NASA Art on Tour

A traveling exhibit from the space agency’s right brain.

"in power"
Paul Calle

Four years after NASA’s inception in 1958, agency administrator James Webb saw Bruce Stevenson’s formal portrait of astronaut Alan Shepard, and came up with an unusual idea: to hire artists to illustrate and illuminate the agency’s missions. “Important events can be interpreted by artists to give a unique insight into significant aspects of our history-making advances into space,” Webb wrote in a 1963 press release. “An artistic record of this nation’s program of space exploration will have great value for future generations and may make a significant contribution to the history of American art.”

Since 1963, hundreds of artists (and musicians, poets—even one fashion designer) have interpreted NASA’s aeronautic and space projects. The artists were given carte blanche to create what they wanted, in any medium, on any subject. In celebration of NASA’s 50th anniversary in 2008, more than 70 diverse artworks from the program are touring the country as part of an exhibition titled NASA / ART: 50 Years of Exploration. Click on the images at right to take a closer look at some of the items in the traveling exhibit. Images and text are taken from the exhibition catalog of the same name, written by James Dean and Bertram Ulrich.

Pictured above: In Power, by Paul Calle (oil on panel, 50 x 58 inches, 1963), “The Atlas launch vehicle, producing 360,000 pounds of thrust, lifts the last Mercury astronaut, Gordon Cooper, into Earth orbit for a thirty-four-hour flight on May 15, 1963—at the time, an American long-duration record.”

NASA / ART: 50 Years of Exploration is on tour through 2012 at
these locations:

The Lauren Rogers Museum of Art, in Laurel, Mississippi, April 8 to June 27, 2010;

The Museum of Florida History, Tallahassee, Florida, July 22 to October 10, 2010;

The "Arizona Museum for Youth, Mesa, Arizona, October 30, 2010 to January 23, 2011;

The Clay Center for the Arts and Sciences of West Virginia, Charleston, West Virginia, February 12 to May 8, 2011;

The National Air and Space Museum, Washington, D.C., May 28 to October 9, 2011;

Las Cruces Museum of Art, Las Cruces, New Mexico, November 4, 2011 to January 29, 2012;

Leigh Yawkey Woodson Art Museum, Wausau, Wisconsin, April 14 to June 17, 2012;

Figge Art Museum, Davenport, Iowa, July 7 to September 30, 2012.

Gemini Recovery

(Robert McCall)

Robert McCall, watercolor on paper, 16 x 20 inches, 1965

In this painting, “The Gemini V crew, Gordon Cooper and Charles Conrad, bob in a life raft beside their spacecraft as a helicopter comes to the rescue after their Earth orbital mission, which took place in August 1965. It was the longest manned flight to date—7 days, 22 hours, and 55 minutes. Artist Robert T. McCall documented the return of the crew from the recovery ship USS Lake Champlain in the Atlantic Ocean.”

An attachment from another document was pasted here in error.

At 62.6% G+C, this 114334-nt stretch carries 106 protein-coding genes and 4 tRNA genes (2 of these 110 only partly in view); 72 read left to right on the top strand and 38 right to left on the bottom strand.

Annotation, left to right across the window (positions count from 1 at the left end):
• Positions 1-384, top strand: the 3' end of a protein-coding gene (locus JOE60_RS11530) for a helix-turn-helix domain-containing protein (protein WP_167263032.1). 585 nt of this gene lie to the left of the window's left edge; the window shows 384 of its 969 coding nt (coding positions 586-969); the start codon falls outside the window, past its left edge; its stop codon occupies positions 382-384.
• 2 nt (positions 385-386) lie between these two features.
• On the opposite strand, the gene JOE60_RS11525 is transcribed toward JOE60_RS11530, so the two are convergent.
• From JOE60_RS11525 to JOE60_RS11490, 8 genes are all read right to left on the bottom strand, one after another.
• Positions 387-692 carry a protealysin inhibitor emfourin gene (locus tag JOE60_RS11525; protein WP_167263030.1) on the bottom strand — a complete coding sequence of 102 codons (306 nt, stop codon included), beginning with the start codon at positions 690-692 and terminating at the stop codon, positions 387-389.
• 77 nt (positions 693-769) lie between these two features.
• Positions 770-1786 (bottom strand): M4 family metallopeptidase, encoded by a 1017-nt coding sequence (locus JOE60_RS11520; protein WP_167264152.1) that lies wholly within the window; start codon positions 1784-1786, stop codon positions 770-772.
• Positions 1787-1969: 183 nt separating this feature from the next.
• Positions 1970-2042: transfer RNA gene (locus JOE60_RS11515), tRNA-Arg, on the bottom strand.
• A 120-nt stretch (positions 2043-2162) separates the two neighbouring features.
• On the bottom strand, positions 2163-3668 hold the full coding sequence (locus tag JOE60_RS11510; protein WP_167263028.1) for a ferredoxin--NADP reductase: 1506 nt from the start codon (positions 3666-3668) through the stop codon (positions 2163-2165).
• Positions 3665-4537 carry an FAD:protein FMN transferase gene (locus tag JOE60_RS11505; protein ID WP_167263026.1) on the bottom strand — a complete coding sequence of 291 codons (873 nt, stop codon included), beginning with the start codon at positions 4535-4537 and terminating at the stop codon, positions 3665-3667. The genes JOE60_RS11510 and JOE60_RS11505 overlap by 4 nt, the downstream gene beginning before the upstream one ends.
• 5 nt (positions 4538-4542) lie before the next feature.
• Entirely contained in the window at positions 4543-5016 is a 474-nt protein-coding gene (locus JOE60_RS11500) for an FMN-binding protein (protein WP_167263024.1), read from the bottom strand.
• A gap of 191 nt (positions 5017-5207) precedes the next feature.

McCall had also been in the first group of NASA artists covering Gordon Cooper’s last Mercury flight in 1963. "Peter Hurd, who was with the group of seven at the Cape, marveled at the scenery: ‘I am certain that I speak for all when I say we were, each of us, tremendously stirred and often awed by the things we saw and heard during those five crowded days.’

STS-49, Post-Landing Convoy Operations

(Nathan Greene)

Nathan Greene, oil on canvas, 45 x 60 inches, 1992

In this painting, “Space shuttle Endeavour landed on May 16, 1992, at Dryden Flight Research Center in Edwards, California, where Greene witnessed landing operations. The painting depicts convoy teams servicing the orbiter upon return, including the ground crew hooking up coolant lines (left) and purge lines (right).”

Servicing Hubble

(John Solie)

John Solie, oil on canvas, 53 x 36 inches, 1995

“The painting depicts the historic servicing of the Hubble Space Telescope in December 1992. Kathryn Thornton releases a defective solar panel into the heavens as another astronaut performs duties in the space shuttle Endeavor’s cargo bay. The solar array and the wide-field planetary camera were some of the major units serviced during the STS-61 mission.”

Eileen Collins

(Annie Leibovitz)

Annie Leibovitz, photograph, 24 x 20 inches, 1999

“Leibovitz photographed Eileen Collins of the Johnson Space Center in Houston, Texas, during training for the STS-93 mission in 1999. Collins was the first female pilot and first female commander of a space shuttle mission. She flew four missions in all before retiring from the agency in 2006.”


(Barbara Prey)

Barbara Prey, watercolor, 17 x 27 inches, 2005

“The X-43, a small experimental research aircraft, broke the Guinness World Record in 2004. During its testing, it reached almost 7,000 miles per hour [almost ten times the speed of sound] after being boosted to test altitudes by modified first-stage Pegasus rockets. The aircraft’s scramjet engine technology enabled airflow passing through the engine to remain supersonic.”

Dragonfly Above Io

(Yvonne Jacquette)

Yvonne Jacquette, pastel on paper, 14 x 17 inches, 2000

“Based on images of Jupiter’s moon Io taken from the Galileo space probe, Jacquette adds a dragonfly, a kind of messenger from Earth. The dragonfly represents organic life, and its wings are symbolic of space flight and the Galileo spacecraft. The Galileo spacecraft reached Jupiter in December 1995.”

Life on Mars


Moby, ink on paper, 9 x 12 inches, 2007

“Singer/artist Moby depicts a scene of potential alien life or a space community on a different planet replete with spaceship, spacemen, and space dogs.”

Chip and Batty Explore Space

(William Wegman)

William Wegman, triptych, three 38 x 31 inch panels, 2001

“Wegman’s Weimaraners pose as astronauts. One peers out of a space station while the other conducts a spacewalk. NASA loaned Wegman a model of a spacesuit to use in his work.”

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